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Comey’s Testimony Reveals Gonzales’ Role in Wiretapping

May 16, 2007 at 6:50 PM EDT

JAMES COMEY, Former Deputy Attorney General: That night was probably the most difficult night of my professional life, so it’s not something I forget.

MARGARET WARNER: With that, former Deputy Attorney General James Comey, appearing yesterday before the Senate Judiciary Committee, began his dramatic description of the events of Wednesday, March 10, 2004.

Then-Attorney General John Ashcroft had just undergone emergency gallbladder surgery at George Washington University Hospital, and Comey was serving as acting attorney general. At that same time, White House officials were seeking Justice Department recertification of the secret domestic wiretapping program conducted by the National Security Agency.

Comey said he and Ashcroft had discussed the program a week earlier and had decided against recertifying it.

JAMES COMEY: Over the next week, particularly the following week, on Tuesday, we communicated to the relevant parties at the White House and elsewhere our decision that, as acting attorney general, I would not certify the program as to its legality, and explained our reasoning in detail…

A visit to Ashcroft's hospital room

MARGARET WARNER: Under questioning by New York Democrat Chuck Schumer, Comey said that, on the evening of March 10th -- one day before the program's authorization was due to expire -- he learned that then-White House counsel Alberto Gonzales and White House Chief of Staff Andy Card were on their way to Ashcroft's hospital room.

JAMES COMEY: ... told my security detail that I needed to get to George Washington Hospital immediately. They turned on the emergency equipment and drove very quickly to the hospital. I got out of the car and ran up, literally ran up the stairs with my security detail.

SEN. CHUCK SCHUMER (D), New York: What was your concern? You were in obviously a huge hurry.

JAMES COMEY: I was concerned that, given how ill I knew the attorney general was, that there might be an effort to ask him to overrule me when he was in no condition to do that. And it was only a matter of minutes that the door opened and in walked Mr. Gonzales, carrying an envelope, and Mr. Card.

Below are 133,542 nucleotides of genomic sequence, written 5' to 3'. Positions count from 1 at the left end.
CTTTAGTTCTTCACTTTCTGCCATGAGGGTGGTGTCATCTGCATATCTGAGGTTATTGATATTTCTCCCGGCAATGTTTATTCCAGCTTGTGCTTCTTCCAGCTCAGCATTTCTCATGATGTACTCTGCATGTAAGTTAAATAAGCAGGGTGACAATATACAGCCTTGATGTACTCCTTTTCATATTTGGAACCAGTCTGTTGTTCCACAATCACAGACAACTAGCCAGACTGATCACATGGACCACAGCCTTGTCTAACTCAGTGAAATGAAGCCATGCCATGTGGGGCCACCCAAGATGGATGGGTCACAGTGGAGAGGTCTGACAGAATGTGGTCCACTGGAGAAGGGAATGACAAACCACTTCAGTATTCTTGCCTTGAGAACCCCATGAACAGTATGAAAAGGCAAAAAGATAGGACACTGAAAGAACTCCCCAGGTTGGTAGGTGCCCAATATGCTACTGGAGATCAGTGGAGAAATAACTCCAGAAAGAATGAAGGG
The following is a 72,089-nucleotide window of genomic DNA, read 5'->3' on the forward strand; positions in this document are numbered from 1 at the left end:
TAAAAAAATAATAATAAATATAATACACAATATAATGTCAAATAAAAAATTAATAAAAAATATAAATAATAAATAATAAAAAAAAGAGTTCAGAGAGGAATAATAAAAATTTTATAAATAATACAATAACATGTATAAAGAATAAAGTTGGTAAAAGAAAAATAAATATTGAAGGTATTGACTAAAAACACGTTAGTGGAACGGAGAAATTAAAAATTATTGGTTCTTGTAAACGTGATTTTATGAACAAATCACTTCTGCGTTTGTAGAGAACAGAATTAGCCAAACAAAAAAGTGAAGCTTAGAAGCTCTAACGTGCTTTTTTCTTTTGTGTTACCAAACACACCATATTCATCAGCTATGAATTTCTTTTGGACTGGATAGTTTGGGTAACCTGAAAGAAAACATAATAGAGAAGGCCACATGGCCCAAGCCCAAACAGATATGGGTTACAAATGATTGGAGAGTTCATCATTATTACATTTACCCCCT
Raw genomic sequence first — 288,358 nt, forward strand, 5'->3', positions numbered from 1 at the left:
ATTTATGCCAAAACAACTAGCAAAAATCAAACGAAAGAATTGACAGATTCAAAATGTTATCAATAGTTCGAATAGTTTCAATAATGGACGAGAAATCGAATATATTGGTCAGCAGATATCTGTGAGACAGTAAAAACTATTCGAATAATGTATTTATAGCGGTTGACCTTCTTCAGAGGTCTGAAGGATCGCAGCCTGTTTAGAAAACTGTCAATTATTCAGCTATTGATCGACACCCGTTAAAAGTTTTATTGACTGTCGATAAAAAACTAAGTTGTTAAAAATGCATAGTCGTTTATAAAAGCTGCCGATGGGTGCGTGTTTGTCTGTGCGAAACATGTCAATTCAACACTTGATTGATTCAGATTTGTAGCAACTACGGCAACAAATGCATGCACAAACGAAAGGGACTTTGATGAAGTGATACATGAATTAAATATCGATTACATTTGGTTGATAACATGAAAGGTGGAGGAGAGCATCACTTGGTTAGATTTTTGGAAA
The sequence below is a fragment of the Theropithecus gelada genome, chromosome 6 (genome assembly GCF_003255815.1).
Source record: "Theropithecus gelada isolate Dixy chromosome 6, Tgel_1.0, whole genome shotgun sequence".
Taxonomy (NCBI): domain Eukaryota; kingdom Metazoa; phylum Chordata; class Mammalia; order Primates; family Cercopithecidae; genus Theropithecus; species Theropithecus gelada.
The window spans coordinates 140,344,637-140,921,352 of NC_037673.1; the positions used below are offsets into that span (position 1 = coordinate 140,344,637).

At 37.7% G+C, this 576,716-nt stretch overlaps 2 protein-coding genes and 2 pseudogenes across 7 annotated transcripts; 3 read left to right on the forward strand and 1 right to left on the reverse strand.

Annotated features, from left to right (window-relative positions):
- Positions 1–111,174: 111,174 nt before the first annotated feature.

They came over and stood by the bed, greeted the attorney general very briefly, and then Mr. Gonzales began to discuss why they were there: to seek his approval for a matter. And Attorney General Ashcroft then stunned me. He lifted his head off the pillow and, in very strong terms, expressed his view of the matter, rich in both substance and fact, which...

Comey's decision to leave

MARGARET WARNER: Comey said Card and Gonzales left, but within minutes he got a call from Card.

JAMES COMEY: ... Mr. Card was very upset and demanded that I come to the White House immediately. I responded that, after the conduct I had just witnessed, I would not meet with him without a witness present. He replied, "What conduct? We were just there to wish him well."

I was very upset; I was angry. I thought I just witnessed an effort to take advantage of a very sick man, who did not have the powers of the attorney general, because they had been transferred to me.

MARGARET WARNER: Comey pulled then-Solicitor General Ted Olson out of a dinner party, and the two met late with Card and Gonzales at the White House. The next day, Comey said, he learned the wiretapping program had been reauthorized without Justice Department approval. Comey drafted a letter of resignation.

JAMES COMEY: I couldn't stay if the administration was going to engage in conduct that the Department of Justice had said had no legal basis. I just simply couldn't stay.

Changes to the wiretapping program

MARGARET WARNER: Comey said he was told others, including FBI Director Robert Mueller and Ashcroft, also were prepared to resign. But on March 12th, Comey and Mueller met separately with President Bush. The president told Mueller to amend the wiretapping program to meet the Justice Department's standards for legality.

JAMES COMEY: And so we then set out to do that, and we did that.

MARGARET WARNER: This past January, the Justice Department announced a secret court would oversee the surveillance program. James Comey continued to work at the Justice Department until August 2005.